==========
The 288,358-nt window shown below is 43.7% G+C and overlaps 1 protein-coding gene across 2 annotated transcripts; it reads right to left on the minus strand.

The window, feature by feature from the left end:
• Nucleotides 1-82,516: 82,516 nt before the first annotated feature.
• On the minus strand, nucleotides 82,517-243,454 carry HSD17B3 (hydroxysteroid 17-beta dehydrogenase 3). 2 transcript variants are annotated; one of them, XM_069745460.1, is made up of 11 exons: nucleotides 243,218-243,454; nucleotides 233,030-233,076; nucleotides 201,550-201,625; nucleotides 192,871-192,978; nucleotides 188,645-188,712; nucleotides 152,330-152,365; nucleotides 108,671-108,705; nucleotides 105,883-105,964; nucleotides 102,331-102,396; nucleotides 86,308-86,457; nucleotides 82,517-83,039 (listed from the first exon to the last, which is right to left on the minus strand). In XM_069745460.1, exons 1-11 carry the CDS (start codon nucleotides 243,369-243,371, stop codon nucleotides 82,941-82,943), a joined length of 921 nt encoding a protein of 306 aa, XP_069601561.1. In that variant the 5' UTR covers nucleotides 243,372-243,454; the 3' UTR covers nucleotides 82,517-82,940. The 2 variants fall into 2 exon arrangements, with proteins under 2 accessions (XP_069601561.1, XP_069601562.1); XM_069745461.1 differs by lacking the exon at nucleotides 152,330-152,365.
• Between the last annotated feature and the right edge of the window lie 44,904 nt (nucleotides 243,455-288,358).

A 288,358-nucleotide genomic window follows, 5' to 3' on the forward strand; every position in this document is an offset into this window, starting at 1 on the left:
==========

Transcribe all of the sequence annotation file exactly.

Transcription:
The 288,358-nt window shown below is 43.7% G+C and overlaps 1 protein-coding gene across 2 annotated transcripts; it reads right to left on the minus strand.

The window, feature by feature from the left end:
• Nucleotides 1-82,516: 82,516 nt before the first annotated feature.
• On the minus strand, nucleotides 82,517-243,454 carry HSD17B3 (hydroxysteroid 17-beta dehydrogenase 3). 2 transcript variants are annotated; one of them, XM_069745460.1, is made up of 11 exons: nucleotides 243,218-243,454; nucleotides 233,030-233,076; nucleotides 201,550-201,625; nucleotides 192,871-192,978; nucleotides 188,645-188,712; nucleotides 152,330-152,365; nucleotides 108,671-108,705; nucleotides 105,883-105,964; nucleotides 102,331-102,396; nucleotides 86,308-86,457; nucleotides 82,517-83,039 (listed from the first exon to the last, which is right to left on the minus strand). In XM_069745460.1, exons 1-11 carry the CDS (start codon nucleotides 243,369-243,371, stop codon nucleotides 82,941-82,943), a joined length of 921 nt encoding a protein of 306 aa, XP_069601561.1. In that variant the 5' UTR covers nucleotides 243,372-243,454; the 3' UTR covers nucleotides 82,517-82,940. The 2 variants fall into 2 exon arrangements, with proteins under 2 accessions (XP_069601561.1, XP_069601562.1); XM_069745461.1 differs by lacking the exon at nucleotides 152,330-152,365.
• Between the last annotated feature and the right edge of the window lie 44,904 nt (nucleotides 243,455-288,358).

A 288,358-nucleotide genomic window follows, 5' to 3' on the forward strand; every position in this document is an offset into this window, starting at 1 on the left: